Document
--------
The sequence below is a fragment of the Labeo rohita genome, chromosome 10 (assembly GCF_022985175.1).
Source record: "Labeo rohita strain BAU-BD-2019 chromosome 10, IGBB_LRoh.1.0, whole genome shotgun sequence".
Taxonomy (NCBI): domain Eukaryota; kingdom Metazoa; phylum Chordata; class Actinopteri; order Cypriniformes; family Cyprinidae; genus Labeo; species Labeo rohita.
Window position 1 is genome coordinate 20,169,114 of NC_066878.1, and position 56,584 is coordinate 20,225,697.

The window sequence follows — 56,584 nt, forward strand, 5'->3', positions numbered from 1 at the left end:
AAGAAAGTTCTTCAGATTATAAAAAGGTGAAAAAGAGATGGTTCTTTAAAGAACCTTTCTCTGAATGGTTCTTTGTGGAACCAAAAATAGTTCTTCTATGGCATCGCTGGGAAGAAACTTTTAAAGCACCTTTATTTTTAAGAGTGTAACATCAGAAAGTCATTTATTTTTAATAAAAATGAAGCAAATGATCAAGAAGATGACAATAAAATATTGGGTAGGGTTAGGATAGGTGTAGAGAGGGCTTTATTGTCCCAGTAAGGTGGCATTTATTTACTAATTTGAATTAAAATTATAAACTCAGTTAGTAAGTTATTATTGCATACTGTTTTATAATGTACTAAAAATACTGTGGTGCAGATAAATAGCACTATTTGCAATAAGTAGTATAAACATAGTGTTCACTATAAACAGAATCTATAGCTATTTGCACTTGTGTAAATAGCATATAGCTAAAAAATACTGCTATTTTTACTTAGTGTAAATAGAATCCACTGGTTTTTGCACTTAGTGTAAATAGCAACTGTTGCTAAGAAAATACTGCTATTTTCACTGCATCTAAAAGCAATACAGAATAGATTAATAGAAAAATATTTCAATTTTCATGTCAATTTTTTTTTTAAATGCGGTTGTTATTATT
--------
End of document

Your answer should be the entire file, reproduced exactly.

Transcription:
The sequence below is a fragment of the Labeo rohita genome, chromosome 10 (assembly GCF_022985175.1).
Source record: "Labeo rohita strain BAU-BD-2019 chromosome 10, IGBB_LRoh.1.0, whole genome shotgun sequence".
Taxonomy (NCBI): domain Eukaryota; kingdom Metazoa; phylum Chordata; class Actinopteri; order Cypriniformes; family Cyprinidae; genus Labeo; species Labeo rohita.
Window position 1 is genome coordinate 20,169,114 of NC_066878.1, and position 56,584 is coordinate 20,225,697.

The window sequence follows — 56,584 nt, forward strand, 5'->3', positions numbered from 1 at the left end:
AAGAAAGTTCTTCAGATTATAAAAAGGTGAAAAAGAGATGGTTCTTTAAAGAACCTTTCTCTGAATGGTTCTTTGTGGAACCAAAAATAGTTCTTCTATGGCATCGCTGGGAAGAAACTTTTAAAGCACCTTTATTTTTAAGAGTGTAACATCAGAAAGTCATTTATTTTTAATAAAAATGAAGCAAATGATCAAGAAGATGACAATAAAATATTGGGTAGGGTTAGGATAGGTGTAGAGAGGGCTTTATTGTCCCAGTAAGGTGGCATTTATTTACTAATTTGAATTAAAATTATAAACTCAGTTAGTAAGTTATTATTGCATACTGTTTTATAATGTACTAAAAATACTGTGGTGCAGATAAATAGCACTATTTGCAATAAGTAGTATAAACATAGTGTTCACTATAAACAGAATCTATAGCTATTTGCACTTGTGTAAATAGCATATAGCTAAAAAATACTGCTATTTTTACTTAGTGTAAATAGAATCCACTGGTTTTTGCACTTAGTGTAAATAGCAACTGTTGCTAAGAAAATACTGCTATTTTCACTGCATCTAAAAGCAATACAGAATAGATTAATAGAAAAATATTTCAATTTTCATGTCAATTTTTTTTTTAAATGCGGTTGTTATTATT